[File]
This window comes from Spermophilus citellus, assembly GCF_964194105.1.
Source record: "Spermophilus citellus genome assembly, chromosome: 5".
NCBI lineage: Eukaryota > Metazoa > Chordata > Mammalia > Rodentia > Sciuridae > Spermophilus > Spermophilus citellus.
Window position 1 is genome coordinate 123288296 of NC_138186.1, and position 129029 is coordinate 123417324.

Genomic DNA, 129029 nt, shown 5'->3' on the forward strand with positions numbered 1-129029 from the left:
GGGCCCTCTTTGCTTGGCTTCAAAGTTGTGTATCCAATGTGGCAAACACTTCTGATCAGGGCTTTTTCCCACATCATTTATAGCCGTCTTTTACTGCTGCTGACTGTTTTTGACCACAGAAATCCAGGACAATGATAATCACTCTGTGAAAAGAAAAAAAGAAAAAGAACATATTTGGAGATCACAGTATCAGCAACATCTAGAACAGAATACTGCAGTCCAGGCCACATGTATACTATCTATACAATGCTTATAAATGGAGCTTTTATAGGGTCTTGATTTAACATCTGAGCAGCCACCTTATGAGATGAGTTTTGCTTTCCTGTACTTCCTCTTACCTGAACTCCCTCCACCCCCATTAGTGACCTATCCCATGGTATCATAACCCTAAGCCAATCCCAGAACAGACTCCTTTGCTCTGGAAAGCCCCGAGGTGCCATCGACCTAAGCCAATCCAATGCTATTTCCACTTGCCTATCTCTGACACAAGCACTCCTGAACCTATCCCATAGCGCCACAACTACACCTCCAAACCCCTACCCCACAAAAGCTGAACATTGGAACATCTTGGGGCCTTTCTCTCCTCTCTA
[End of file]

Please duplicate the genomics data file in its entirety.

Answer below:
This window comes from Spermophilus citellus, assembly GCF_964194105.1.
Source record: "Spermophilus citellus genome assembly, chromosome: 5".
NCBI lineage: Eukaryota > Metazoa > Chordata > Mammalia > Rodentia > Sciuridae > Spermophilus > Spermophilus citellus.
Window position 1 is genome coordinate 123288296 of NC_138186.1, and position 129029 is coordinate 123417324.

Genomic DNA, 129029 nt, shown 5'->3' on the forward strand with positions numbered 1-129029 from the left:
GGGCCCTCTTTGCTTGGCTTCAAAGTTGTGTATCCAATGTGGCAAACACTTCTGATCAGGGCTTTTTCCCACATCATTTATAGCCGTCTTTTACTGCTGCTGACTGTTTTTGACCACAGAAATCCAGGACAATGATAATCACTCTGTGAAAAGAAAAAAAGAAAAAGAACATATTTGGAGATCACAGTATCAGCAACATCTAGAACAGAATACTGCAGTCCAGGCCACATGTATACTATCTATACAATGCTTATAAATGGAGCTTTTATAGGGTCTTGATTTAACATCTGAGCAGCCACCTTATGAGATGAGTTTTGCTTTCCTGTACTTCCTCTTACCTGAACTCCCTCCACCCCCATTAGTGACCTATCCCATGGTATCATAACCCTAAGCCAATCCCAGAACAGACTCCTTTGCTCTGGAAAGCCCCGAGGTGCCATCGACCTAAGCCAATCCAATGCTATTTCCACTTGCCTATCTCTGACACAAGCACTCCTGAACCTATCCCATAGCGCCACAACTACACCTCCAAACCCCTACCCCACAAAAGCTGAACATTGGAACATCTTGGGGCCTTTCTCTCCTCTCTA